OBLIQUUS ( MACKERAL
SHARK ) TOOTH
PERIOD: 60 million years ago
fossilized shark tooth once graced the ferocious jaws of a large shark
now extinct, called the Mackeral Shark, otherwise known as Otodus
obliquus. This creature is
thought to be at the heart of the White shark family tree and is found
in hard sandstone rock matrix in the phosphate mines in Khouribga, Morocco.
Mackeral Shark was king of the Paleocene seas 60 million years
ago and is the prehistoric ancestor of the modern Great White Shark.
features of these teeth are common to all Otodus species, a massive root
and large separate cusplets flanking the much larger, and heavy center
crown. The characteristics
indicate a highly developed and efficient hunter-killer.
One can gain some insight into how this extinct creature lived by
looking at the behavior of the Great White Shark.
order to catch its food a shark will go along the sea bottom and look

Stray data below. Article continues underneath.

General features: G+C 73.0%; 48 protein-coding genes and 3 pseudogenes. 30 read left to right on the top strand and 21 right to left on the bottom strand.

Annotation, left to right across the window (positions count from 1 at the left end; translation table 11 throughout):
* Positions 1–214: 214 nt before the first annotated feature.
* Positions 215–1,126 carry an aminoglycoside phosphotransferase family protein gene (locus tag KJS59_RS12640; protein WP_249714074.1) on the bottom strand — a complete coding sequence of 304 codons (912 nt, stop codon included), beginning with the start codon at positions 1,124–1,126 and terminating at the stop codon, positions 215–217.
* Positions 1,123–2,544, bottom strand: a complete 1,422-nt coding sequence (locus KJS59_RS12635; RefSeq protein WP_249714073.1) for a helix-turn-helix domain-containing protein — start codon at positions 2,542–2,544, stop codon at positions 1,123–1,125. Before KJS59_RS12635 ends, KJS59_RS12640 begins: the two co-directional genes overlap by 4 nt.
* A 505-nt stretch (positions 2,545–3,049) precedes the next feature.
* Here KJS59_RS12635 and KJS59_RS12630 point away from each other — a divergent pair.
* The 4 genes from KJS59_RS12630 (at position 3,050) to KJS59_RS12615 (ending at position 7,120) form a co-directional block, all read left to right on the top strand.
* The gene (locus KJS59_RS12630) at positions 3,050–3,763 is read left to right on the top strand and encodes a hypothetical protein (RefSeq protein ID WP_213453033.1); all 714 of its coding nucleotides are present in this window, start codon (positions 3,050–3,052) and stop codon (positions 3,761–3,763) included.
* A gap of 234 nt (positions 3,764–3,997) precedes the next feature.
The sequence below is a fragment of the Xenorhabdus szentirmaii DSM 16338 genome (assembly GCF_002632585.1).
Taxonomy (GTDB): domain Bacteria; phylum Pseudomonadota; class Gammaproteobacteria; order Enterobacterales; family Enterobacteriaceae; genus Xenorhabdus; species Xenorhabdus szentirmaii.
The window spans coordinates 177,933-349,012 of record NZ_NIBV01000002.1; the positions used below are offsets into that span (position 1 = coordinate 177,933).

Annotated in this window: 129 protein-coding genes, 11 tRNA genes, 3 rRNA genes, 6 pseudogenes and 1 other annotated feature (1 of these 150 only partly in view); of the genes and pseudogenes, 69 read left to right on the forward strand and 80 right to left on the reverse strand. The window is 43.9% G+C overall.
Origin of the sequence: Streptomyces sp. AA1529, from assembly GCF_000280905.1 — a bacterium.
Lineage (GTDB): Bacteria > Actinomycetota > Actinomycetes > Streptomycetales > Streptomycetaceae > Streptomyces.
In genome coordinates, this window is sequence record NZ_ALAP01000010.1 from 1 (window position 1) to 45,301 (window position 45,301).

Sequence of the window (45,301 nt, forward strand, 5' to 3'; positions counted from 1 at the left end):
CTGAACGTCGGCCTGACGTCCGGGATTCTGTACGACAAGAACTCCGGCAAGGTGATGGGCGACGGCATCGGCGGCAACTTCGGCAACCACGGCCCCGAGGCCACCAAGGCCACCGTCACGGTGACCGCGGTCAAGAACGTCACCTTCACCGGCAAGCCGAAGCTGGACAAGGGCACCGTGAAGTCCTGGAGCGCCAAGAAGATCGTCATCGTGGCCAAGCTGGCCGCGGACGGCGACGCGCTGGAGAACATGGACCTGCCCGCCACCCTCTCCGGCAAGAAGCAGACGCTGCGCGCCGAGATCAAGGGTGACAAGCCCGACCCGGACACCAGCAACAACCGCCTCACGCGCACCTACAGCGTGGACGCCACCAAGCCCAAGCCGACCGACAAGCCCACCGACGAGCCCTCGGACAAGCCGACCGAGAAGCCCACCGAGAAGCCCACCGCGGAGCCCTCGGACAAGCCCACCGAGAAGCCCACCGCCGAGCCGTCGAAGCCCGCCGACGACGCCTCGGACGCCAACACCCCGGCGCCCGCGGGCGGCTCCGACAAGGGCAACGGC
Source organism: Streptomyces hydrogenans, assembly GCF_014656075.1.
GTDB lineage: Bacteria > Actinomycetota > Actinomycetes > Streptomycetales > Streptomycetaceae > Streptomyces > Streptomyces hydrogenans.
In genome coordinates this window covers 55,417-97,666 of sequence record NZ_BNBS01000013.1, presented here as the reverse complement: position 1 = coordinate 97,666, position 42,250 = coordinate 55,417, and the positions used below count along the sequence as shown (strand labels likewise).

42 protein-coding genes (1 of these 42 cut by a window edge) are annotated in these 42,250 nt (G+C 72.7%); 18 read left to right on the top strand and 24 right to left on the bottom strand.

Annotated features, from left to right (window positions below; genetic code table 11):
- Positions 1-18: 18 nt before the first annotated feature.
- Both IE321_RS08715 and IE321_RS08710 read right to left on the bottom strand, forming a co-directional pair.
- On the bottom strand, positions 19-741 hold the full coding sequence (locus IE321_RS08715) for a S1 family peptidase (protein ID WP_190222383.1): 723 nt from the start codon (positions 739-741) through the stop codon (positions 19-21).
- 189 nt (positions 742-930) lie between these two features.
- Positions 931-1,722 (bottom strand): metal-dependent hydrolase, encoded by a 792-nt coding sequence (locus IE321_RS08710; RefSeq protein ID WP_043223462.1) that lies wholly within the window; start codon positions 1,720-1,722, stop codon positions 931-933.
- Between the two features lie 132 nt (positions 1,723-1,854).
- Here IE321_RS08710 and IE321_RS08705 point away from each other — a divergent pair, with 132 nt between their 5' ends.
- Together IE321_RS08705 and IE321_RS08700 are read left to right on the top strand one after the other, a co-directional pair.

for shapes at the surface. If it sees something similar to the shape of
its desired prey, they charge full speed. They ram the prey and give it
a first bite all in one motion, which stuns and injures the prey. It
then disappears and allows the prey to bleed to death. When it’s
certain the prey’s dead it begins to feed. Sharks don’t chew their
food, they just rip it into mouth-sized pieces and swallow it whole.
big meal can last a shark up to two months.
tooth specimens possesses great enamel and coloring, displaying
gorgeous tones and hue. The cutting edges are still razor
sharp. Rare in this grade. HIGHLY
RECOMMENDED AND VERY AFFORDABLE!
1.75" in length on the diagonal edge
INCLUDES DISPLAY BOX